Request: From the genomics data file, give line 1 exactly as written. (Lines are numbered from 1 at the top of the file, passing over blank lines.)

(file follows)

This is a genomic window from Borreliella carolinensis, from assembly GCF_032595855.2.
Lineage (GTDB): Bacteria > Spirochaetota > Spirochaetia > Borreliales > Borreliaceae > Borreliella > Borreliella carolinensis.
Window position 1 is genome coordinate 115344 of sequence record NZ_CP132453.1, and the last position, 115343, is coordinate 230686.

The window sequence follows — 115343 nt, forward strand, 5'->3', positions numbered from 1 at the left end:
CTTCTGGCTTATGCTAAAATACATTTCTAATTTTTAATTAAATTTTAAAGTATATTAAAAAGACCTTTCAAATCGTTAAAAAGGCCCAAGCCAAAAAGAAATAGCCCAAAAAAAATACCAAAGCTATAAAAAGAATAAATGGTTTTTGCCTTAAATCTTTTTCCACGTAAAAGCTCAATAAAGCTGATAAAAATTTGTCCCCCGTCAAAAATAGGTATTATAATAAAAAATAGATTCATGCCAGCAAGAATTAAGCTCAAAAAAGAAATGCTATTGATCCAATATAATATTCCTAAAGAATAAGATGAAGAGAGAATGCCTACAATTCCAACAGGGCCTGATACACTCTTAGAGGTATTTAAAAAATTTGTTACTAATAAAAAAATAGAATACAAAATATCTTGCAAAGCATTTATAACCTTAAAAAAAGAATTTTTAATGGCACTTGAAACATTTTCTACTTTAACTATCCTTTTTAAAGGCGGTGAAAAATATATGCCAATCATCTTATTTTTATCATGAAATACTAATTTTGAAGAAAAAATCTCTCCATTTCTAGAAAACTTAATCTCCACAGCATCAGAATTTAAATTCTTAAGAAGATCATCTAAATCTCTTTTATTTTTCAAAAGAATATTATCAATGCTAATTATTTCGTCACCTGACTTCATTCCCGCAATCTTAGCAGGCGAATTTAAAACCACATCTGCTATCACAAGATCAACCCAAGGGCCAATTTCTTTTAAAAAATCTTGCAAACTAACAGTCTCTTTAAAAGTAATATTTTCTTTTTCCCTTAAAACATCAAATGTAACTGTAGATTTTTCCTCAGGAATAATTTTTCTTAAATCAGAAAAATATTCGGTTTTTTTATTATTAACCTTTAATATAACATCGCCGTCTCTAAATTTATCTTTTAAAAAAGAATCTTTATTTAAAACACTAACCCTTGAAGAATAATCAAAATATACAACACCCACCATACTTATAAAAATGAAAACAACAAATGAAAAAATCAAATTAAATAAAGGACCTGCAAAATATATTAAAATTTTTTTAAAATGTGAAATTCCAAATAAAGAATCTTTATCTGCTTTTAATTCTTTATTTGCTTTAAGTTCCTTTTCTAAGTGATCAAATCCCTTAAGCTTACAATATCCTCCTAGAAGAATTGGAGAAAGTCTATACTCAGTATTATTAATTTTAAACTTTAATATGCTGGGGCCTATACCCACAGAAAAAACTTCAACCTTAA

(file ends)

This is a genomic window from Borreliella carolinensis, from assembly GCF_032595855.2.